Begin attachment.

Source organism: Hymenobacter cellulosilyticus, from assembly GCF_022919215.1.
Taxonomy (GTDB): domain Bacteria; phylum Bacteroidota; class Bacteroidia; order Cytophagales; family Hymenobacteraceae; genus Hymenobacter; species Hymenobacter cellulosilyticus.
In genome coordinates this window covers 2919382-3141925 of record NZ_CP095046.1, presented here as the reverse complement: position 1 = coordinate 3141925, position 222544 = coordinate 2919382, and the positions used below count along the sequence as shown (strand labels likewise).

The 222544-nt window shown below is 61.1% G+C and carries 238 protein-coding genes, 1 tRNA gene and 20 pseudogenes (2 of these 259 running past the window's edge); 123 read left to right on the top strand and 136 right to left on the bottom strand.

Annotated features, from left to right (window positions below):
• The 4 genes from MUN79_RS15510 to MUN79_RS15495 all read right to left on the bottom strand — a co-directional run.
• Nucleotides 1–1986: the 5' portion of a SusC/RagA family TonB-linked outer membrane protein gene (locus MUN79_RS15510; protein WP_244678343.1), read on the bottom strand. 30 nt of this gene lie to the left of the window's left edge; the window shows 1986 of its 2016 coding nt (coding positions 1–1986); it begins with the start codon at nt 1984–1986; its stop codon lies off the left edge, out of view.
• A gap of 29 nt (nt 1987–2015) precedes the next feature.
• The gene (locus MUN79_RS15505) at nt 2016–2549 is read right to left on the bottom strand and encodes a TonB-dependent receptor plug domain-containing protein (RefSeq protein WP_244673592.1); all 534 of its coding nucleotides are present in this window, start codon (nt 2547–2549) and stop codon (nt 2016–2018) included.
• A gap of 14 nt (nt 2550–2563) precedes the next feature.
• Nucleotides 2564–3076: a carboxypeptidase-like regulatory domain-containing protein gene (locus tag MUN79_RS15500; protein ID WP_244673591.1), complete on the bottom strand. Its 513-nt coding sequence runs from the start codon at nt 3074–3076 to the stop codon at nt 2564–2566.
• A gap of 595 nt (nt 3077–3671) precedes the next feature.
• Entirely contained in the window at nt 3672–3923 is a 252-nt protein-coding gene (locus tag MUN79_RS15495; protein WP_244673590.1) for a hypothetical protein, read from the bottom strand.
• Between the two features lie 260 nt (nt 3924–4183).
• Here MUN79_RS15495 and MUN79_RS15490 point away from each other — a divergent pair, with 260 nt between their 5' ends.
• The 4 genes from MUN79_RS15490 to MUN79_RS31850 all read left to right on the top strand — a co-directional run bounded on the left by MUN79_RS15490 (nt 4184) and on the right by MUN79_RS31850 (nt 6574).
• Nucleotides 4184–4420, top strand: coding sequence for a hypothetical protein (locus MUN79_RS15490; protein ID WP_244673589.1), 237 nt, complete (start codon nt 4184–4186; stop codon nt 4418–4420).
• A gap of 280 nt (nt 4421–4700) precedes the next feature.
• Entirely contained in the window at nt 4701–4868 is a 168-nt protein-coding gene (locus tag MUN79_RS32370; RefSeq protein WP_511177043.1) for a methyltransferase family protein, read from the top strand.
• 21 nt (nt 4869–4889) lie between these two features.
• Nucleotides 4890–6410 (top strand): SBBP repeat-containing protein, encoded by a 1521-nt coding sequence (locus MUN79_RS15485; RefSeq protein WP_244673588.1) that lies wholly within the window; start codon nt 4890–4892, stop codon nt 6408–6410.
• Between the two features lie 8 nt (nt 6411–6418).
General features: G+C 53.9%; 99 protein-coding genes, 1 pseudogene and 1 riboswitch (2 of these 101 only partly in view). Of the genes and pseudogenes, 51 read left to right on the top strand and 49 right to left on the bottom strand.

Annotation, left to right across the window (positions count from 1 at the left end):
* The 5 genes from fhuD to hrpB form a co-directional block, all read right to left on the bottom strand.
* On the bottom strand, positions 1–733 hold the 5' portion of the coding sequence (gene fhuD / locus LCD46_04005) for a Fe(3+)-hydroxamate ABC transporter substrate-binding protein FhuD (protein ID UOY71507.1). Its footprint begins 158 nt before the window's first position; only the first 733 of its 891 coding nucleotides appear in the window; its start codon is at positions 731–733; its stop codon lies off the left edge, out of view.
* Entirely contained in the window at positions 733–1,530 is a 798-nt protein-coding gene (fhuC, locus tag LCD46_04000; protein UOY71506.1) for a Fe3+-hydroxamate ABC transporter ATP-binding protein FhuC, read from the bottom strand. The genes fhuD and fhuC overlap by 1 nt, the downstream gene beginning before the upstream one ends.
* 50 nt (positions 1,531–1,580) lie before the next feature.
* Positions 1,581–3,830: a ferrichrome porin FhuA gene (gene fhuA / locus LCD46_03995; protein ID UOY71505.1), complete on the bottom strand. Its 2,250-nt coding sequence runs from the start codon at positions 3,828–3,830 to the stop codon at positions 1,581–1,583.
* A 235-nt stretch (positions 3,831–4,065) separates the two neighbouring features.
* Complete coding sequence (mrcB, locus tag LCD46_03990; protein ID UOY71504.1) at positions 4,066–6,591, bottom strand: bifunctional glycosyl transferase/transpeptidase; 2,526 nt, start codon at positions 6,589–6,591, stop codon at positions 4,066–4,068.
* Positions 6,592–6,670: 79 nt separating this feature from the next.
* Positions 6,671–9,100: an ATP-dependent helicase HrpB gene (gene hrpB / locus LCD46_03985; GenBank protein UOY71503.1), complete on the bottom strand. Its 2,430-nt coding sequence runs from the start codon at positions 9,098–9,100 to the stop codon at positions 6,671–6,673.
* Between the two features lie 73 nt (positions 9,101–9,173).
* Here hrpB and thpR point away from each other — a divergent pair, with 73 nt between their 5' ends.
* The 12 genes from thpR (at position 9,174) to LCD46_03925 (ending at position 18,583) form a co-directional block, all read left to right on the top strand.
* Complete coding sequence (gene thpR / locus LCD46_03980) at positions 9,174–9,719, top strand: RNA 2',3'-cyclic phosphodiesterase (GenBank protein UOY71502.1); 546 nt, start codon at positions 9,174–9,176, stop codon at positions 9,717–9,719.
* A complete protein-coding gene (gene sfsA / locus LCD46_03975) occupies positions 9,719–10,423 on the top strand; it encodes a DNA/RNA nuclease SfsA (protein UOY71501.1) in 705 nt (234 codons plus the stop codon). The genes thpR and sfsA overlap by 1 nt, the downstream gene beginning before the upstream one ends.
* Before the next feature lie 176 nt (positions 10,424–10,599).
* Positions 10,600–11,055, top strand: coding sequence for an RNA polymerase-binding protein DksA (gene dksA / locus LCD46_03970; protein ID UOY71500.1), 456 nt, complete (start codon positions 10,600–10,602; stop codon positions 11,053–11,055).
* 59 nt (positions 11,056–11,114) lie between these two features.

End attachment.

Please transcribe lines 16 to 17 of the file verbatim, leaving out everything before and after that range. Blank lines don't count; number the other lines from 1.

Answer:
• The 4 genes from MUN79_RS15490 to MUN79_RS31850 all read left to right on the top strand — a co-directional run bounded on the left by MUN79_RS15490 (nt 4184) and on the right by MUN79_RS31850 (nt 6574).
• Nucleotides 4184–4420, top strand: coding sequence for a hypothetical protein (locus MUN79_RS15490; protein ID WP_244673589.1), 237 nt, complete (start codon nt 4184–4186; stop codon nt 4418–4420).